* Vale Inco’s Sudbury workers reject company’s offer
* Union workers to go on a strike, as of July 12
(Adds details, background, by-line)
By Euan Rocha
TORONTO, July 11 (Reuters) - Union workers at Vale Inco’s Sudbury nickel mine in Canada rejected the company’s final contract offer and will go on strike at midnight Sunday, the United Steelworkers union said on Saturday.
Negotiations between Vale Inco -- the nickel mining and processing division of Brazil’s Companhia Vale do Rio Doce VALE5.SA -- and its union broke down this week as the two sides failed to agree on bonuses, pensions and other issues.
Members of the USW’s Local 6500 voted overwhelmingly to reject the company’s contract offer and will go on a strike, as of midnight on Sunday. The Local represents about 3,300 workers at the site, which is one of the world’s largest nickel mines.
“Our members have negotiated forward-looking and long-term contracts that have been positive for our members, the community and the company,” Wayne Fraser a member of the union’s bargaining committee, said in a statement. “It’s just wrong that Vale is now trying to eliminate all that.”
Eighty five percent of the miners who voted rejected the company’s proposal, the union said.
“We find the results unfortunate and disappointing but not entirely surprising,” said Vale Inco spokesman Cory McPhee, adding that there were no immediate plans to return to the bargaining table.
The union has urged the company to return for talks.
John Fera, president of Local 6500, said he was pleased that members supported the union’s bargaining committee but disappointed that members were forced to take this action.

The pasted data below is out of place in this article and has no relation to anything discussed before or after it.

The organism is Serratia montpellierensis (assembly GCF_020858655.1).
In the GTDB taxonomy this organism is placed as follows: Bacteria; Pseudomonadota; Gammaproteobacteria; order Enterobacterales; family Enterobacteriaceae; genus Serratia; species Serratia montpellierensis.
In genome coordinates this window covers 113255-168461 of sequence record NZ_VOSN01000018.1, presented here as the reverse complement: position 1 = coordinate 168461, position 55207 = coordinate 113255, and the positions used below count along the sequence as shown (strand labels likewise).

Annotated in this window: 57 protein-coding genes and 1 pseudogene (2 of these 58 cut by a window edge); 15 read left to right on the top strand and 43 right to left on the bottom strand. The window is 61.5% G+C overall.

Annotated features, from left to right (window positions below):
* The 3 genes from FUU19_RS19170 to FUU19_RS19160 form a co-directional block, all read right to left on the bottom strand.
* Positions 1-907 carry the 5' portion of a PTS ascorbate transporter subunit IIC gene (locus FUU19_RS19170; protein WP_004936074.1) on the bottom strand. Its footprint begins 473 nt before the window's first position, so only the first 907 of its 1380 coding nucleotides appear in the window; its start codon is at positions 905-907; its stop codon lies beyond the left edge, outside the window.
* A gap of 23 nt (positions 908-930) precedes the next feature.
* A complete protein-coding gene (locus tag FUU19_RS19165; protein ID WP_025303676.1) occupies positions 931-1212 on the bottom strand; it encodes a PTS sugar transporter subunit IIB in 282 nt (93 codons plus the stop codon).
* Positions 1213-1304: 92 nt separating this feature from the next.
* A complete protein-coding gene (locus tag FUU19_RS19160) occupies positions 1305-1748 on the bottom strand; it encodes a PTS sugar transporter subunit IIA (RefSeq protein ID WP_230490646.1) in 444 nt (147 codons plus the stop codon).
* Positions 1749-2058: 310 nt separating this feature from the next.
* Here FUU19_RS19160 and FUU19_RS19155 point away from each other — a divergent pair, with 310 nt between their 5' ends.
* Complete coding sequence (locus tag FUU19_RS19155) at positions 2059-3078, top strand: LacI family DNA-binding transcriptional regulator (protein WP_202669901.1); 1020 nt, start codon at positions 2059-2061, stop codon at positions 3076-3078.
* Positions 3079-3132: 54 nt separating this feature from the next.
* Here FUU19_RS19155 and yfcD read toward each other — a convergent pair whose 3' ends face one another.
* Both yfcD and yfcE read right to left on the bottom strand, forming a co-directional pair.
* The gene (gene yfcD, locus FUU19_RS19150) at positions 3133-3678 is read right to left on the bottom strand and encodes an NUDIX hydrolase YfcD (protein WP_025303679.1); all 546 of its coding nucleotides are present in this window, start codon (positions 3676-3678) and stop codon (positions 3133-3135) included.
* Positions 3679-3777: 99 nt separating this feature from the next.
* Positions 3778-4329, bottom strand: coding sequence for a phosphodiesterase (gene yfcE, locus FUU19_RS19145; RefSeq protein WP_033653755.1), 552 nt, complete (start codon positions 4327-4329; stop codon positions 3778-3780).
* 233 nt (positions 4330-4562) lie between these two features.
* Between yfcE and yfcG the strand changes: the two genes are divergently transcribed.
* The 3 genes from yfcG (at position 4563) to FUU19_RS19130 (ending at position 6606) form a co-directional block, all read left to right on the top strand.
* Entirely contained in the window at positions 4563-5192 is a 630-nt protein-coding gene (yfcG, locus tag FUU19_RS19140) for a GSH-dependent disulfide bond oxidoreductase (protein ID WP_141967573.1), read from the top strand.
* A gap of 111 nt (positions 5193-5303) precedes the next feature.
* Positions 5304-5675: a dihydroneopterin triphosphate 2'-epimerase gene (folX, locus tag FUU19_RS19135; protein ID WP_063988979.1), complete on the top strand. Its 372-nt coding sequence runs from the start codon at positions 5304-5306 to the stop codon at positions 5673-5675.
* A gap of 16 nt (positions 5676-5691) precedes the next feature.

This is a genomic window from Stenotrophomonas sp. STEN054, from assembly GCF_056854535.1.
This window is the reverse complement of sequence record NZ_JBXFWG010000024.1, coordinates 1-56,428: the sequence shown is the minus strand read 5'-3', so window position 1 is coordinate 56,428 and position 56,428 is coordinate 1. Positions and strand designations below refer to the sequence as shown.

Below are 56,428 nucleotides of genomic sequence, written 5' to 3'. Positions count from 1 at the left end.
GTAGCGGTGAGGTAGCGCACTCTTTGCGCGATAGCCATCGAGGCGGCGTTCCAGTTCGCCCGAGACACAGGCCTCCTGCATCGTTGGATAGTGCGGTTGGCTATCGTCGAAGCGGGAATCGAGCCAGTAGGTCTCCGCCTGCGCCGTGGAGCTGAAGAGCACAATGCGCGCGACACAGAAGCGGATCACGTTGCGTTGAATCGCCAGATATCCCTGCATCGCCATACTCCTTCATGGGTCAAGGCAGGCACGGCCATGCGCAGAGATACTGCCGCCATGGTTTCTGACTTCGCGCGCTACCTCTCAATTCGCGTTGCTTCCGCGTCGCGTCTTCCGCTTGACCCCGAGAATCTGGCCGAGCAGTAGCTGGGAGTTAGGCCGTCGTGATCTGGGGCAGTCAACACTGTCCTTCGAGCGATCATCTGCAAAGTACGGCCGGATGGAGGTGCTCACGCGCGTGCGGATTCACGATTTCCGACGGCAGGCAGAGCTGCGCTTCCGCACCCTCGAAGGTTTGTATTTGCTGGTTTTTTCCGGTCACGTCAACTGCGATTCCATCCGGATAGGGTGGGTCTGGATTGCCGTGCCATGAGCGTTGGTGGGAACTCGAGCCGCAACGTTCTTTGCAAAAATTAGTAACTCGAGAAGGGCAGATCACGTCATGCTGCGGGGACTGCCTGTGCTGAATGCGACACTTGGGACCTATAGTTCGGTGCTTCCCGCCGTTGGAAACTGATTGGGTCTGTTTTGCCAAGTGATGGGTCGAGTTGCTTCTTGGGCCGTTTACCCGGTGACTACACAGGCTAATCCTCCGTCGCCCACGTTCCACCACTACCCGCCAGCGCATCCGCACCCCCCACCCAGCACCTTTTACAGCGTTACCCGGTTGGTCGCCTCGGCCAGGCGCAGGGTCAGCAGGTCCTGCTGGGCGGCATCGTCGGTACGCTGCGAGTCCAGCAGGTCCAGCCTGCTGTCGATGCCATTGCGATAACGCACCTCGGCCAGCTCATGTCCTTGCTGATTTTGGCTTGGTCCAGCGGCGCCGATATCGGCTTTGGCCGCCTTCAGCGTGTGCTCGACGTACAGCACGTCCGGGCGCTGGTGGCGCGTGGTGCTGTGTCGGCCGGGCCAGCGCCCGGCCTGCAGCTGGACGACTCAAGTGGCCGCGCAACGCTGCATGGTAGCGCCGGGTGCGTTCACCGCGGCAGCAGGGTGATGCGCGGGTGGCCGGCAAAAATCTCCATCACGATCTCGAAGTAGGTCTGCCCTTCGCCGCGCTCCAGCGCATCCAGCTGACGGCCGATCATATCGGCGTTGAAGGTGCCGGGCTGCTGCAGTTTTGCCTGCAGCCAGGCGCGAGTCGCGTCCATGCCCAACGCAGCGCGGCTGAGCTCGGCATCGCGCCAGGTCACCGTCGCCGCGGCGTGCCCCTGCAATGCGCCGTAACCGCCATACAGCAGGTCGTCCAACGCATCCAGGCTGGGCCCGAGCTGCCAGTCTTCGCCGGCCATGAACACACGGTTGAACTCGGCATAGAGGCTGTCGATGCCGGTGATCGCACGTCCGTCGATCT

Miners at the company’s Voisey’s Bay nickel-copper operations already have voted to authorize a strike, which likely will take effect by the end of July.
Strikes at both sites would likely have a limited impact initially, as most of their operations have been halted through the end of July because of weak nickel demand. The two mines are among the 10 largest nickel-producing mines in the world.
Analysts say the strikes will not have much of an effect on the price of nickel -- a metal often used in the manufacture of stainless steel and cast iron -- because the economic slowdown has caused an oversupply in global markets.
“We have (nickel) stocks running flat right now but closer to their record high levels,” said Catherine Virga, senior base metals analyst with CPM Group in New York. “From where the market is right now, I don’t necessarily think we will see a lot of price reaction immediately (in the event of a strike).”
The company and the union agreed in late May to extend their current contract by more than a month to July 12, giving them more time to reach a deal. Union members in Sudbury at the time also voted to authorize a strike if labor negotiations failed. At that time, the contract was scheduled to expire on June 5.
CVRD acquired the Canadian operations through its acquisition of Inco in 2006. CVRD Chief Executive Roger Agnelli recently told media in Brazil that Sudbury is the company’s highest-cost operation and is not sustainable. (Reporting by Euan Rocha; editing by Todd Eastham and Bill Trott)